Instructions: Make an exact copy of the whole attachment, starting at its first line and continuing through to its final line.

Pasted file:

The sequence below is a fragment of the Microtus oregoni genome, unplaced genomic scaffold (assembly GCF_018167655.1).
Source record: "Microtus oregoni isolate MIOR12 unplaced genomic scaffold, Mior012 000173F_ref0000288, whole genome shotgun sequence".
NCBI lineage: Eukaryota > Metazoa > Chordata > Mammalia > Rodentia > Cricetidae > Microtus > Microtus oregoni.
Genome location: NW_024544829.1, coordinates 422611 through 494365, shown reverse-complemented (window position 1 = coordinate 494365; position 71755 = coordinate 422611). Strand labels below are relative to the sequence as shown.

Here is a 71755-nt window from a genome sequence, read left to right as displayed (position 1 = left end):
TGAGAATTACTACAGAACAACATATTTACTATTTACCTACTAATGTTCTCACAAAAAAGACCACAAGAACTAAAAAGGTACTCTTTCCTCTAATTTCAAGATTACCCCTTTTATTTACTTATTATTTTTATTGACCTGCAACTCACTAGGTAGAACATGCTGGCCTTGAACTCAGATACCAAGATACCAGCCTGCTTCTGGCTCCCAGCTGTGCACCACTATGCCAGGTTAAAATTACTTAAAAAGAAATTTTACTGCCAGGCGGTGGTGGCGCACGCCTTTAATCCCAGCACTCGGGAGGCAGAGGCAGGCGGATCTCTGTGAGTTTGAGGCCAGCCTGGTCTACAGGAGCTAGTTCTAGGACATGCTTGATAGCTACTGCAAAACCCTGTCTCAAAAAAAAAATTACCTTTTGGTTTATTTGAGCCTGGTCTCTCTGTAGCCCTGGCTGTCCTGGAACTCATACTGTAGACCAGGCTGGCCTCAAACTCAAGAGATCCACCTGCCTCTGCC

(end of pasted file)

The sequence below is a fragment of the Microtus oregoni genome, unplaced genomic scaffold (assembly GCF_018167655.1).
Source record: "Microtus oregoni isolate MIOR12 unplaced genomic scaffold, Mior012 000173F_ref0000288, whole genome shotgun sequence".
NCBI lineage: Eukaryota > Metazoa > Chordata > Mammalia > Rodentia > Cricetidae > Microtus > Microtus oregoni.
Genome location: NW_024544829.1, coordinates 422611 through 494365, shown reverse-complemented (window position 1 = coordinate 494365; position 71755 = coordinate 422611). Strand labels below are relative to the sequence as shown.

Here is a 71755-nt window from a genome sequence, read left to right as displayed (position 1 = left end):
TGAGAATTACTACAGAACAACATATTTACTATTTACCTACTAATGTTCTCACAAAAAAGACCACAAGAACTAAAAAGGTACTCTTTCCTCTAATTTCAAGATTACCCCTTTTATTTACTTATTATTTTTATTGACCTGCAACTCACTAGGTAGAACATGCTGGCCTTGAACTCAGATACCAAGATACCAGCCTGCTTCTGGCTCCCAGCTGTGCACCACTATGCCAGGTTAAAATTACTTAAAAAGAAATTTTACTGCCAGGCGGTGGTGGCGCACGCCTTTAATCCCAGCACTCGGGAGGCAGAGGCAGGCGGATCTCTGTGAGTTTGAGGCCAGCCTGGTCTACAGGAGCTAGTTCTAGGACATGCTTGATAGCTACTGCAAAACCCTGTCTCAAAAAAAAAATTACCTTTTGGTTTATTTGAGCCTGGTCTCTCTGTAGCCCTGGCTGTCCTGGAACTCATACTGTAGACCAGGCTGGCCTCAAACTCAAGAGATCCACCTGCCTCTGCC